AmeriScan: February 19, 2007

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Oil Tanker Barge Explodes in Louisiana

NEW ORLEANS, Louisiana, February 19, 2007 (ENS) - The body of a welder aboard a barge that exploded and caught fire Saturday near Venice, Louisiana was recovered Sunday, the U.S. Coast Guard said.

The tank barge, carrying about 17,000 gallons of crude oil, burst into flames during a welding operation. One man was killed, another was injured, and an unknown amount of crude oil spilled into the water.

A rescue helicopter crew from Coast Guard Air Station New Orleans, the crew of the Coast Guard Cutter Pompano, pollution and accident investigation teams from Coast Guard Sector New Orleans, and the Plaquemines Parish fire boatcrew Authority One responded.

The Coast Guard medevaced the injured man to Baton Rouge by helicopter. The cause of the accident is under investigation.

Coast Guard Lt. Com. Cheri Ben-Iesau confirmed that a slick of oil was spilled, but it burned off and left no pollution, she said.

The barge was moored with a crane barge, which caught fire and was destroyed. It took more than four hours to put out the fire on the tank barge, said the Coast Guard.

Both barges were owned by Forest Oil Corp. of Lafayette, Louisiana, which is cooperating with state officials and the Coast Guard in investigating the accident.

Forest is a $3 billion publicly traded company that ranks as one of the largest independent exploration and production companies in the United States.

Forest's principal reserves and producing properties are located in Texas, Louisiana, Oklahoma, Utah, Wyoming and Alaska, and in Canada.

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Five Satellites Launched to Study Geomagnetic Substorms

CAPE CANAVERAL, Florida, February 19, 2007 (ENS) - For the first time on Saturday, NASA launched five satellites aboard a single rocket from Cape Canaveral.

The mission will help resolve the mystery of what triggers geomagnetic substorms. Substorms are atmospheric events visible in the Northern Hemisphere as a sudden brightening of the Northern Lights, or aurora borealis. The findings from the mission may help protect commercial satellites and humans in space from the adverse effects of particle radiation.

It is known as the THEMIS mission for the Time History of Events and Macroscale Interactions during Substorms.

During the next two years, THEMIS' satellite constellation will line up along the Sun-Earth line, collect coordinated measurements, and observe substorms. Data collected from the five identical probes will help pinpoint where and when substorms begin, a feat impossible with any previous single satellite mission.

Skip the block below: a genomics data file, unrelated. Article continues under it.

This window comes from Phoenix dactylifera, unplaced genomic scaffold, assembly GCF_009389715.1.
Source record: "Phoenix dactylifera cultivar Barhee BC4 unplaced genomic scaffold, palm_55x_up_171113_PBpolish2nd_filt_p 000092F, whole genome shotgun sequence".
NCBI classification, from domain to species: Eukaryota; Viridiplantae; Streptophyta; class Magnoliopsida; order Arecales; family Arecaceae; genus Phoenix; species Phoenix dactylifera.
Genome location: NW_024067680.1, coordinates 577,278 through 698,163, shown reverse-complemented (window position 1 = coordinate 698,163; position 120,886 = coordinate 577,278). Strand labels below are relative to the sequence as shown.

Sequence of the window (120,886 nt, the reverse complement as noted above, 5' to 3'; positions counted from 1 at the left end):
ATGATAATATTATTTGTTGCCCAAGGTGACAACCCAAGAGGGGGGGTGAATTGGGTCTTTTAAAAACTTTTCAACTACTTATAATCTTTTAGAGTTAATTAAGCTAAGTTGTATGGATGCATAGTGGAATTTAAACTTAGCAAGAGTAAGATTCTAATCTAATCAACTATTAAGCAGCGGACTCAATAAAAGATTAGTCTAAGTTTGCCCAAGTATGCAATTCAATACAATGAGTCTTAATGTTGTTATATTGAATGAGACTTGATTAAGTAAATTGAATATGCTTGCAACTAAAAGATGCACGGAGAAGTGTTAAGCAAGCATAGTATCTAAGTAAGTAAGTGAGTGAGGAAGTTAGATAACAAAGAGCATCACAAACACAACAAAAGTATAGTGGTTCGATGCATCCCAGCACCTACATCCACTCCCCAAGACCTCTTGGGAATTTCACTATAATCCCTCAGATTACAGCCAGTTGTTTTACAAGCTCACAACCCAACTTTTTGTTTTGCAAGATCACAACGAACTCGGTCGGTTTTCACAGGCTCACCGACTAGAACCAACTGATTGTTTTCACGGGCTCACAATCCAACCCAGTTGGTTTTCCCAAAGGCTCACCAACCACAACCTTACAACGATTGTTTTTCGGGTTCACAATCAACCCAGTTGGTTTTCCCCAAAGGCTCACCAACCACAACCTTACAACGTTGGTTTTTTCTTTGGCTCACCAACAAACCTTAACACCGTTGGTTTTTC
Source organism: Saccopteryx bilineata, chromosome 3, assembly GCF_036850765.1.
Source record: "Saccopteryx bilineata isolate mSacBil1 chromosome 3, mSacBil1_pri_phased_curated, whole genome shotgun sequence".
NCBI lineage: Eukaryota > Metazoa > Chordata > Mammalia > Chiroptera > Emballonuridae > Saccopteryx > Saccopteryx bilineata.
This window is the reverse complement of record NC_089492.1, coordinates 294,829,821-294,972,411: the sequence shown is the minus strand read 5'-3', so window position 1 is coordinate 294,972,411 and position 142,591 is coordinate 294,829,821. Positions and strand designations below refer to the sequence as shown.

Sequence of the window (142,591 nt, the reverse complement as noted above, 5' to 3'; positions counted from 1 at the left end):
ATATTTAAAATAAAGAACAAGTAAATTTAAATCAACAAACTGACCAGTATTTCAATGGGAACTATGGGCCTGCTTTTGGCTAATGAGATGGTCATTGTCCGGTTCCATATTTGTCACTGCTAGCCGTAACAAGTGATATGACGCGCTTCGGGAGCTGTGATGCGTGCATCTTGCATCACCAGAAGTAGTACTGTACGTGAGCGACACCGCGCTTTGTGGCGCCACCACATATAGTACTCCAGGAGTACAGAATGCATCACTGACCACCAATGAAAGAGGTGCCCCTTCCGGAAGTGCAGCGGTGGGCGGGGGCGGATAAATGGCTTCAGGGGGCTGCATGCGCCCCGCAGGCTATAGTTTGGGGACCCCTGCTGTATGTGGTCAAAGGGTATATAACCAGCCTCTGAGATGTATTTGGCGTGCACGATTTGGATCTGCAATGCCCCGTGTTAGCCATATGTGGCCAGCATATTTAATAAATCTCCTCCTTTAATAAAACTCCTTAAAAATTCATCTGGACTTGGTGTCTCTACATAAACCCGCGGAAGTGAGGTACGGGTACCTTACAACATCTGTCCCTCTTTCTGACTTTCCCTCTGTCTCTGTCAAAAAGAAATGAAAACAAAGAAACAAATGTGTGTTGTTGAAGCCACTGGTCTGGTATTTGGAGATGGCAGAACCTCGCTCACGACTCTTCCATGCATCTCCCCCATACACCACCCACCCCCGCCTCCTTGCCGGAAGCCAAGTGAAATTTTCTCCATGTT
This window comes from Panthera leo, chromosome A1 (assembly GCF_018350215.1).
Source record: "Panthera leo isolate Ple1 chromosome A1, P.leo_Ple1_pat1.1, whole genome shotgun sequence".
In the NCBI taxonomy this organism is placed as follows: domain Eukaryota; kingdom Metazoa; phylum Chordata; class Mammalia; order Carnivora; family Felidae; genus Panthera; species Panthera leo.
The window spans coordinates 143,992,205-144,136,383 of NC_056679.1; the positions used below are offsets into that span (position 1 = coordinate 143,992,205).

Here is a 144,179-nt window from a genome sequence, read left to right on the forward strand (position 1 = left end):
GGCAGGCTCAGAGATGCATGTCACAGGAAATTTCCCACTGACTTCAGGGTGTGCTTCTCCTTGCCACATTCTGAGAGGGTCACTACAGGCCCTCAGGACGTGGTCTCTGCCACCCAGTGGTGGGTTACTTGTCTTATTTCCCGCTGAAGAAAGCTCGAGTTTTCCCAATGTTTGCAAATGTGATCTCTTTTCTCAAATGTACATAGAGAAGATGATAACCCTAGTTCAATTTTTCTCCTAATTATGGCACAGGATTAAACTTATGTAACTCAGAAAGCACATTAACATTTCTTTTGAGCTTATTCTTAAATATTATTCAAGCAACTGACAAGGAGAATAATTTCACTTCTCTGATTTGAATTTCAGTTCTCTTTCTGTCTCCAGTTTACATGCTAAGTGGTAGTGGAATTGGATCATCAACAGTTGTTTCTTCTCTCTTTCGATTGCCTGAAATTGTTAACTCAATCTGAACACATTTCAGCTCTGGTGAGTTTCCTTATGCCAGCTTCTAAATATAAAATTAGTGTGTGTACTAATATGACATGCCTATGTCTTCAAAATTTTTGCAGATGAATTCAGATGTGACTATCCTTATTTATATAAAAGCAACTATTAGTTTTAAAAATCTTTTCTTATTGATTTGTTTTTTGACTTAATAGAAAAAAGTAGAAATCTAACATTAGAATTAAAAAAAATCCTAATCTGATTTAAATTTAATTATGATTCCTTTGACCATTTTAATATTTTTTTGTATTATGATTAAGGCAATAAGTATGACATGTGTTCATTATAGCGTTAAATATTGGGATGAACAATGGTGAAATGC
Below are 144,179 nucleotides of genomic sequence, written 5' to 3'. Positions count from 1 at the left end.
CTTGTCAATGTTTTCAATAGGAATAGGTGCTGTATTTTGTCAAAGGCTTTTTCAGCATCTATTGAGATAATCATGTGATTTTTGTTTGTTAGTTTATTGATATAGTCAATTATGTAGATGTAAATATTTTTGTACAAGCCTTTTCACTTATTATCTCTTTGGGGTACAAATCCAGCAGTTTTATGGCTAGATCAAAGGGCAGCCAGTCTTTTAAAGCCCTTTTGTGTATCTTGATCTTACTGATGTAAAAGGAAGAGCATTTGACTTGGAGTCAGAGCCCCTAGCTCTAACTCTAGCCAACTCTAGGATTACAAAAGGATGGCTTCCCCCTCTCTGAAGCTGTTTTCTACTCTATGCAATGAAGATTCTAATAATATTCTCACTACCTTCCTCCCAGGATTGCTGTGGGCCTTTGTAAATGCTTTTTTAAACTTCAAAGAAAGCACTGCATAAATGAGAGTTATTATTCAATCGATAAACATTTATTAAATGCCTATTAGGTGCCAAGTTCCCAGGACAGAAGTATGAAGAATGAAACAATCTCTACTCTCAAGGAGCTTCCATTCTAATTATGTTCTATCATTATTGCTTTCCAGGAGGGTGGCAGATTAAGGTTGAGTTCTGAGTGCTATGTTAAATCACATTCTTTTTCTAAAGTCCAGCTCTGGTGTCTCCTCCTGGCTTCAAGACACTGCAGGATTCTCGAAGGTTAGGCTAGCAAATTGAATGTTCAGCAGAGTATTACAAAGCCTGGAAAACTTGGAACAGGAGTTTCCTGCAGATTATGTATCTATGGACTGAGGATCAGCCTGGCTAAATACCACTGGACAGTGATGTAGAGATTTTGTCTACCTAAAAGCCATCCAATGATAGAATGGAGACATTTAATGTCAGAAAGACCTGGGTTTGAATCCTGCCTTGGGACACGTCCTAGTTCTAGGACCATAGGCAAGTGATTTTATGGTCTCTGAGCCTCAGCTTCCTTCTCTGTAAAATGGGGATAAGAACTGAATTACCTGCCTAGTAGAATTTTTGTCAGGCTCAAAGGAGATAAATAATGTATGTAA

"The THEMIS mission will make a breakthrough in our understanding of how Earth's magnetosphere stores and releases energy from the sun and also will demonstrate the tremendous potential that constellation missions have for space exploration," said Vassilis Angelopoulos, THEMIS principal investigator at the University of California, Berkeley.

"THEMIS' unique alignments also will answer how the Sun-Earth interaction is affected by Earth's bow shock, and how 'killer electrons' at Earth's radiation belts are accelerated," said Angelopoulos.

The bow shock is the boundary at which the solar wind abruptly drops as a result of its approach to the Earth's magnetic envelope.

The Earth's bow shock is about 100 to 1,000 kilometers (60 to 600 miles) thick and located about 90,000 km (56,000 miles) from the Earth.

The Mission Operations Center at the University of California, Berkeley, will monitor the health and status of the five satellites. Instrument scientists will turn on and characterize the instruments during the next 30 days. The center will then assign each spacecraft a target orbit within the THEMIS constellation based on its performance. Mission operators will direct the spacecraft to their final orbits in mid-September.

During the mission the five THEMIS satellites will observe an estimated 30 substorms in process. At the same time, 20 ground observatories in Alaska and Canada will time the aurora and space currents.

The relative timing between the five spacecraft and ground observations underneath them will help scientists determine the elusive substorm trigger mechanism.

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Polls: American Public Believes Global Warming Exists